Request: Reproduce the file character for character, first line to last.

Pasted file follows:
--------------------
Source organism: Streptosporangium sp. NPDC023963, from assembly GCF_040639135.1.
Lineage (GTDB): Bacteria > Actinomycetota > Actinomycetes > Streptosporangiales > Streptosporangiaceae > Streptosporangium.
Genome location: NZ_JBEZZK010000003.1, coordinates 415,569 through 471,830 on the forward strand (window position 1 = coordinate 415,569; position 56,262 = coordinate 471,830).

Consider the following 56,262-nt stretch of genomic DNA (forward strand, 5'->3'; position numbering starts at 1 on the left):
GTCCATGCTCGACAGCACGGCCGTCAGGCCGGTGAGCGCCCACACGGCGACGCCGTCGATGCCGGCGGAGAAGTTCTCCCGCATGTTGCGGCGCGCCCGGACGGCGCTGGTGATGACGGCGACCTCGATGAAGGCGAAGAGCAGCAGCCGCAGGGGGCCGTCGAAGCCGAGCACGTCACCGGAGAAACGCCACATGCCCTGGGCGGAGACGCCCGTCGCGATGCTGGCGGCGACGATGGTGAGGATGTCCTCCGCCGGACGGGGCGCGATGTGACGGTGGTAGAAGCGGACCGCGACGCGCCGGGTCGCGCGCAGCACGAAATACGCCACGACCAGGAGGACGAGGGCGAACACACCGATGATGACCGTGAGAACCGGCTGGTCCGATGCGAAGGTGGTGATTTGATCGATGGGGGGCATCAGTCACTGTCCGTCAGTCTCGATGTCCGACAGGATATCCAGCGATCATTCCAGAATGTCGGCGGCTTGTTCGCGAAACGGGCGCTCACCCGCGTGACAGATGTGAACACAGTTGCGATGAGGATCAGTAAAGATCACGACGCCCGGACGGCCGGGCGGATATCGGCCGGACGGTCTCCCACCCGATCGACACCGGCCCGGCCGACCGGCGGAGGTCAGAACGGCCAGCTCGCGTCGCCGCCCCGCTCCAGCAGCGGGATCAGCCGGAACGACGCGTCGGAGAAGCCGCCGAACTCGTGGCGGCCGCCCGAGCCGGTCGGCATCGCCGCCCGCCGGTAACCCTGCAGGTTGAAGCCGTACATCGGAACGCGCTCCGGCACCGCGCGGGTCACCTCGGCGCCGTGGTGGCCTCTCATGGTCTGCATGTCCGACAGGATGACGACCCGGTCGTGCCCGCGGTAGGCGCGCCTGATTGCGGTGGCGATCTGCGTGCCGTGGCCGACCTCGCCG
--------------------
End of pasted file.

Source organism: Streptosporangium sp. NPDC023963, from assembly GCF_040639135.1.
Lineage (GTDB): Bacteria > Actinomycetota > Actinomycetes > Streptosporangiales > Streptosporangiaceae > Streptosporangium.
Genome location: NZ_JBEZZK010000003.1, coordinates 415,569 through 471,830 on the forward strand (window position 1 = coordinate 415,569; position 56,262 = coordinate 471,830).

Consider the following 56,262-nt stretch of genomic DNA (forward strand, 5'->3'; position numbering starts at 1 on the left):
GTCCATGCTCGACAGCACGGCCGTCAGGCCGGTGAGCGCCCACACGGCGACGCCGTCGATGCCGGCGGAGAAGTTCTCCCGCATGTTGCGGCGCGCCCGGACGGCGCTGGTGATGACGGCGACCTCGATGAAGGCGAAGAGCAGCAGCCGCAGGGGGCCGTCGAAGCCGAGCACGTCACCGGAGAAACGCCACATGCCCTGGGCGGAGACGCCCGTCGCGATGCTGGCGGCGACGATGGTGAGGATGTCCTCCGCCGGACGGGGCGCGATGTGACGGTGGTAGAAGCGGACCGCGACGCGCCGGGTCGCGCGCAGCACGAAATACGCCACGACCAGGAGGACGAGGGCGAACACACCGATGATGACCGTGAGAACCGGCTGGTCCGATGCGAAGGTGGTGATTTGATCGATGGGGGGCATCAGTCACTGTCCGTCAGTCTCGATGTCCGACAGGATATCCAGCGATCATTCCAGAATGTCGGCGGCTTGTTCGCGAAACGGGCGCTCACCCGCGTGACAGATGTGAACACAGTTGCGATGAGGATCAGTAAAGATCACGACGCCCGGACGGCCGGGCGGATATCGGCCGGACGGTCTCCCACCCGATCGACACCGGCCCGGCCGACCGGCGGAGGTCAGAACGGCCAGCTCGCGTCGCCGCCCCGCTCCAGCAGCGGGATCAGCCGGAACGACGCGTCGGAGAAGCCGCCGAACTCGTGGCGGCCGCCCGAGCCGGTCGGCATCGCCGCCCGCCGGTAACCCTGCAGGTTGAAGCCGTACATCGGAACGCGCTCCGGCACCGCGCGGGTCACCTCGGCGCCGTGGTGGCCTCTCATGGTCTGCATGTCCGACAGGATGACGACCCGGTCGTGCCCGCGGTAGGCGCGCCTGATTGCGGTGGCGATCTGCGTGCCGTGGCCGACCTCGCCG